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17 Signs You're Back Home in Mississippi

by Genevieve Northup Jul 22, 2016

1. You pronounce things like the locals again, even if it’s not grammatically correct.

New Orleans becomes “N’awlins” and Biloxi is “Buh-luck-see.” Even though you learned better in high school French, you call Gautier “Go-tee-ay,” not “Go-shay.”

2. You’re getting a lot of advice you don’t need.

You’ve done laundry at Mawmaw’s for 20 years, and she still demonstrates how to get your whites whiter. A cashier at Walgreens once said, “Abstinence is the only safe form of birth control,” before ringing up your box of condoms.

3. You’ve started running every day because you’re eating too much.

Healthy options are available in Mississippi, but you can’t pass up deep-fried seafood platters, fried chicken and waffles, fried okra and fried green tomatoes. Plus, Mawmaw says you’re getting too skinny (she’s always right) and is trying to fatten you up with biscuits and gravy every morning.

4. Your weekend meals revolve around praising the Lord.

You are a non-churchgoing heathen who can’t have dinner before 6:30pm on Saturday night because half of your family is at Catholic mass. Eateries don’t open on Sunday until Baptist service and Bible School is over. And no one eats back home in Mississippi without first saying a blessing.

5. You’ve noticed that residents refer to time as “before” Hurricane Katrina or “after.”

Reminders of the devastation are everywhere, and resentment lingers since New Orleans got all the press. Biloxi and Pascagoula beachfront lots remain empty. Neighbors who lost everything never returned, permanently transplanted to Texas.

6. You’re calling your grandparents by their real names again.

While away, you described them as your grandmother and grandfather. Now you can comfortably call them “Mawmaw” and “Pawpaw” in public.

7. Drink choices have gone back to iced tea or Coke.

If you answer Coke, then you have to clarify Coca-Cola, Pepsi, Dr. Pepper or Barq’s. You usually stick to iced tea — nowhere does it like the South. Drinking a tall glass of iced sweet tea and listening to the humming cicadas on a shaded front porch is divine.

8. You’ve remembered that the best restaurants are in shacks and gas stations.

Fayard’s BP in Gautier prepares the best crabmeat po’boy on the coast, and it’s easy as pie to get gas and grab lunch at the same time. Lines start before opening at the awarding-winning Shed BBQ, located in a tin-roofed, plywood-walled carport in Ocean Springs.

9. You’ve become a part of the “People of Walmart” phenomenon.

The selection at Jerry Lee’s is lacking, and there aren’t any Super Targets (pronounced Super “Tar-shays” so it sounds fancy) near you. You’re witnessing worse than the videos and photos on, but you shop there anyway.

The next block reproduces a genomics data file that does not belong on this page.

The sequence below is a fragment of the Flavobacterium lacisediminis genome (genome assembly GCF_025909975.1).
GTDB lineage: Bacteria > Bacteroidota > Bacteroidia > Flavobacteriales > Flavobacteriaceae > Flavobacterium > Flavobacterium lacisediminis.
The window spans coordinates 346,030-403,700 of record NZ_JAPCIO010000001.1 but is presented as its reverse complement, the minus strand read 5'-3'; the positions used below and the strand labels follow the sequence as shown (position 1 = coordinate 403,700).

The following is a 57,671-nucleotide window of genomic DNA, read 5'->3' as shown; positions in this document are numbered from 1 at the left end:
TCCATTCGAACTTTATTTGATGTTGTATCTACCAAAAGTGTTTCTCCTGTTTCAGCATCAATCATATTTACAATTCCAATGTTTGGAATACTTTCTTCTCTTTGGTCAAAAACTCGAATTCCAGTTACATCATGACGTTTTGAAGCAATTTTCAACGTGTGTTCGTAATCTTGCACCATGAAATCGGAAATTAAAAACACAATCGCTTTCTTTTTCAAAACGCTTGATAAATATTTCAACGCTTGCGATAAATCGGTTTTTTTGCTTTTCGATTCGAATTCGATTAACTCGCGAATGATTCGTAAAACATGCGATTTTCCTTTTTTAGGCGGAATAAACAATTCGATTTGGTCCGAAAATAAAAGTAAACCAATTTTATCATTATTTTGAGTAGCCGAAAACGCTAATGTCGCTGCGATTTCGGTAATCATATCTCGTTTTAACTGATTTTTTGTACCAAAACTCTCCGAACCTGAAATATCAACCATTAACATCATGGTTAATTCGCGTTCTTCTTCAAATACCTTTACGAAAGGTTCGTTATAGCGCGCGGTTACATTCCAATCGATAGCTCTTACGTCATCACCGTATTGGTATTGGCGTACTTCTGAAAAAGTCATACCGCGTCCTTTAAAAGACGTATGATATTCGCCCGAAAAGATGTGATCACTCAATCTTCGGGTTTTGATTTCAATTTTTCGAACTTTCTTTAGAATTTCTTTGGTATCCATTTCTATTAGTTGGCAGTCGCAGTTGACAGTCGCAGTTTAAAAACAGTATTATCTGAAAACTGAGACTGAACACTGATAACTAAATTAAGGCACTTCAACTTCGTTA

10. Mayonnaise has become the main ingredient in your salads.

There’s a tub of Hellman’s full-fat mayo (Kraft isn’t good and Miracle Whip isn’t an acceptable substitute) in the fridge for tuna salad, chicken salad, crab salad, potato salad and broccoli salad. When you go out to eat, you expect mayo unless you order a green salad.

11. You get dirty to eat “good.”

You’re proud to clean your catch, shuck oysters, and devein shrimp. Half the fun of crawfish boils is getting tingly fingers from the spicy Cajun seasoning while peeling by the pound.

12. Saturdays in autumn mean one thing: college football.

People wear maroon and white for Mississippi State, not the strikingly similar crimson and white for the University of Alabama. You root for MSU, or you can’t go to tailgate parties.

13. Your lips have become tighter than bark on a tree about politics.

You’re a liberal in a state of conservatives, and you don’t have the energy to argue. When asked how you will vote in the presidential election, you respond that you’re going to write your name in on the ballot — it’s legal here.

14. You won’t get within 10 feet of a creek or pond unless you’re in a boat.

From the time you could walk, Mom warned you about the risks of the marsh. Plus, you’ve seen enough alligators in your day to steer clear.

15. You pay attention to the forecast if the meteorologist names the storm.

When you’re away, you look out the window to find out the weather. Storms south of the Mason-Dixon Line are serious business. You remember George stranding a schooner down the street from your house. The gulf reached your back door during Katrina, and your aunt had to rebuild.

16. Family friends are cutting your hair and fixing your car.

Your parents have been going to the same mechanic, hair salon, fish market and church for years, so you get special treatment and discounts. Sometimes, you pay in casseroles instead of cash.

17. You never use the good Lord’s name when you’re mad.

You know “dern” well it’s disrespectful. God made this great state, and you’re thankful to be home.

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